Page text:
News that the Portland police
Use of Force Review Board recommended firing Officer Ronald Frashour
for the fatal shooting of Aaron Campbell
was met with cautious praise from activists today.
"This is an appropriate response to the tragic death of Aaron Campbell," said Rev. LeRoy Haynes
of the Albina Ministerial Alliance
. "He died through error. He died through negligence."
The AMA has called for changes in the police bureau and the legal system as a result of Campbell's death. Haynes says the key question now is whether bureau leadership follows through with the board's recommendation. The final decision rests with Chief Mike Reese
and Mayor Sam Adams
"We do believe the direction and the intent is correct," Haynes says. "We personally believe we have to have accountability from the officers as well as changes [in the bureau]."
of Portland Copwatch called the recommendation "a very good sign for the community," noting police have a majority on the board over civilians.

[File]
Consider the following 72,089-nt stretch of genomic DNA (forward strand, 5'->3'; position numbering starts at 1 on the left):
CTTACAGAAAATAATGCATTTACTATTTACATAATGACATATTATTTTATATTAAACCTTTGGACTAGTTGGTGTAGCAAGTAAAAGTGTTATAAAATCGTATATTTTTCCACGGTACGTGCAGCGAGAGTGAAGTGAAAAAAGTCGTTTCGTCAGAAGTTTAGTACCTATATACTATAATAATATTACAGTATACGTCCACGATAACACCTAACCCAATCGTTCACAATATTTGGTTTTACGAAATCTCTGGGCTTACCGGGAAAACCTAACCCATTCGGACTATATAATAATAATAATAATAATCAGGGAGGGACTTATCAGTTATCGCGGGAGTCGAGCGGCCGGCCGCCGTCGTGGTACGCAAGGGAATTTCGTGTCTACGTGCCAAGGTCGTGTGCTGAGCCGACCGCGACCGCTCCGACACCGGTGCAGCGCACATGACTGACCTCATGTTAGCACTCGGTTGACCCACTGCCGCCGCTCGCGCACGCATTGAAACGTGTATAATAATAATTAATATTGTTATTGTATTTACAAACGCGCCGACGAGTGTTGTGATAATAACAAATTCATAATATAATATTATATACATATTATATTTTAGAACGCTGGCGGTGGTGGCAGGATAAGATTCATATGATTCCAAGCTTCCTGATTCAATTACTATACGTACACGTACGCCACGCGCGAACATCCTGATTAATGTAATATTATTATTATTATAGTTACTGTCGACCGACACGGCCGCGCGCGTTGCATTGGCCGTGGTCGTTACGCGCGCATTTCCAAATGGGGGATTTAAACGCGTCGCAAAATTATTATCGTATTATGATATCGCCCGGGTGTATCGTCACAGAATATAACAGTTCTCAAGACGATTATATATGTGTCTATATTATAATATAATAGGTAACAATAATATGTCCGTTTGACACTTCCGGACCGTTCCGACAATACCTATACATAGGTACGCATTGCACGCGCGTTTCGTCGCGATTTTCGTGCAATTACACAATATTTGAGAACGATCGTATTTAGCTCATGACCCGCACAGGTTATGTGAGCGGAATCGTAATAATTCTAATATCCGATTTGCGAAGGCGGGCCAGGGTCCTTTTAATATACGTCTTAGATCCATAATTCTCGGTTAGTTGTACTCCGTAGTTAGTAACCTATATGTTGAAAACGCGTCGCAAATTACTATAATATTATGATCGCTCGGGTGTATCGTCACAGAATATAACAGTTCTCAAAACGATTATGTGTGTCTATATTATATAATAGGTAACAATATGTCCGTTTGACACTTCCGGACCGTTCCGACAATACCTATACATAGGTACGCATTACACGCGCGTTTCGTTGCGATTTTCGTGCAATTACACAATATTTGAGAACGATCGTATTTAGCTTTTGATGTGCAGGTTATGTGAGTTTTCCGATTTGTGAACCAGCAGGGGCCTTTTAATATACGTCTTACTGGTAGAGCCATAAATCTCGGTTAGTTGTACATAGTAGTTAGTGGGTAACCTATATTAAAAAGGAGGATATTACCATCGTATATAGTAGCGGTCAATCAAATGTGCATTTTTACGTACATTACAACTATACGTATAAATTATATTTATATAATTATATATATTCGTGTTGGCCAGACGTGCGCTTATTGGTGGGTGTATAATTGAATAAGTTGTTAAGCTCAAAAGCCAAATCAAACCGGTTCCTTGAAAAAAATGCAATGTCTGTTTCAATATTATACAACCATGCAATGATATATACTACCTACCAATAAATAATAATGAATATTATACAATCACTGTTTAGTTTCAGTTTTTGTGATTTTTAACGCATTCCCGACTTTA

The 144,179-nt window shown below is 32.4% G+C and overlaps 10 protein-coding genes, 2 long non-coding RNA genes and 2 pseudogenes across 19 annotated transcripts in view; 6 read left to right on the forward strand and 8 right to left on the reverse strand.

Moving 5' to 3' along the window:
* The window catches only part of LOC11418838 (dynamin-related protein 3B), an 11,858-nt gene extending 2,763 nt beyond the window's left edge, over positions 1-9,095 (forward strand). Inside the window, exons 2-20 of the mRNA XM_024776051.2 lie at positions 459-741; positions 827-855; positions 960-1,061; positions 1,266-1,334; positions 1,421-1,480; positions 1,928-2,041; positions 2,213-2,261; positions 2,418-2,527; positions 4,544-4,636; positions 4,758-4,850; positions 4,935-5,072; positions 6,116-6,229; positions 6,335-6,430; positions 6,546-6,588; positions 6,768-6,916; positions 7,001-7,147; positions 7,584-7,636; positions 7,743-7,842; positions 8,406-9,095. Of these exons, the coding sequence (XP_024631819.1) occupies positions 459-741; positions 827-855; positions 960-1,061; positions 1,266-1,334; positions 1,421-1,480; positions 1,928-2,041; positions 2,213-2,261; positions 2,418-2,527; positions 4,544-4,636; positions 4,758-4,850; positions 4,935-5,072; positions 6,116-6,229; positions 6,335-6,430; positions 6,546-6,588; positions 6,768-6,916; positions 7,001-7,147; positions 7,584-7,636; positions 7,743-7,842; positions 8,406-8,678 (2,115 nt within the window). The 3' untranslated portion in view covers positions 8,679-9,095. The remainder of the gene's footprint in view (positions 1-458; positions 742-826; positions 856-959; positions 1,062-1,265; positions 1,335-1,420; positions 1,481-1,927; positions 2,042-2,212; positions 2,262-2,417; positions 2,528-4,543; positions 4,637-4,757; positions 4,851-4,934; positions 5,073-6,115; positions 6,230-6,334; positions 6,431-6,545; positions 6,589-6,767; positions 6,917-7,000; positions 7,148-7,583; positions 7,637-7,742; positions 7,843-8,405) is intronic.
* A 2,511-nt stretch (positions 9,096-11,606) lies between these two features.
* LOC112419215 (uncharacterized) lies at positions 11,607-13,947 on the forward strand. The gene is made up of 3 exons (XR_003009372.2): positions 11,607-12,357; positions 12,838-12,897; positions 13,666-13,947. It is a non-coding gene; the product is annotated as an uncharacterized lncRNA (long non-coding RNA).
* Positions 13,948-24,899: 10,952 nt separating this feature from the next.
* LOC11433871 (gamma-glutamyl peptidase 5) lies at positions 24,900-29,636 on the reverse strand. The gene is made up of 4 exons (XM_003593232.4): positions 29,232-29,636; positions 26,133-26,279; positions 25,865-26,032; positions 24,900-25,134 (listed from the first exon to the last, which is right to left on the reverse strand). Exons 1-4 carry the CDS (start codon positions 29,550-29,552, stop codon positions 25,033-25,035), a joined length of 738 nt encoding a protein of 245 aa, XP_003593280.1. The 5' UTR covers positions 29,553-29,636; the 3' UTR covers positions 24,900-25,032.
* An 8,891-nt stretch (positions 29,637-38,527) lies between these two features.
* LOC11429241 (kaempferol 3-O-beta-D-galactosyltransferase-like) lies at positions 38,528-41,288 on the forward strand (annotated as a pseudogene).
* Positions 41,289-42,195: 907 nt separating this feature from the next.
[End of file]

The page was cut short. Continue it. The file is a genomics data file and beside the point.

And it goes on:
"That's a big deal," Handelman said.
, former head of the Portland NAACP, said he agrees with the board's recommendation.
"I want people to understand that every police officer out there is not bad. But we do have rogue cops out there like Frashour that need to be off the force," Osborne says. "Any police officer that was involved in the Aaron Campbell shooting should be fired."
This is not the first time Frashour has faced discipline for use of force. City Hall's Citizen Review Committee unanimously agreed in February that Frashour's use of a Taser
in a 2006 incident was outside bureau policy.
Rev. T. Allen Bethe
l, also of the Albina Ministerial Alliance, says Frashour's final discipline will show how committed the city is to avoiding future payouts for lawsuits over police use of force. The city in July agreed to pay $1.6 million
over the 2006 death of James Chasse Jr
. in police custody.
"It will show that finally the city and the boards are coming to really take a serious look at use of force," Bethel says. "While there have not been any criminal charges filed, it does indeed cost the city on the back end tens of thousands, or millions, of dollars."
Bethel says if Reese and Adams decide to fire Frashour, the question then will be whether the police union will manage to overturn that decision in arbitration. That's what happened in 2008, when the police commanders' union fought then-Mayor Tom Potter
's decision to fire Lt. Jeff Kaer
for another fatal shooting.
"I hope arbiters will not summarily dismiss information and make it the same as it has in the past," Bethel says. "We're hoping this will help us not only look at one particular case, but look at some of the systemic problems that are happening inside the bureau."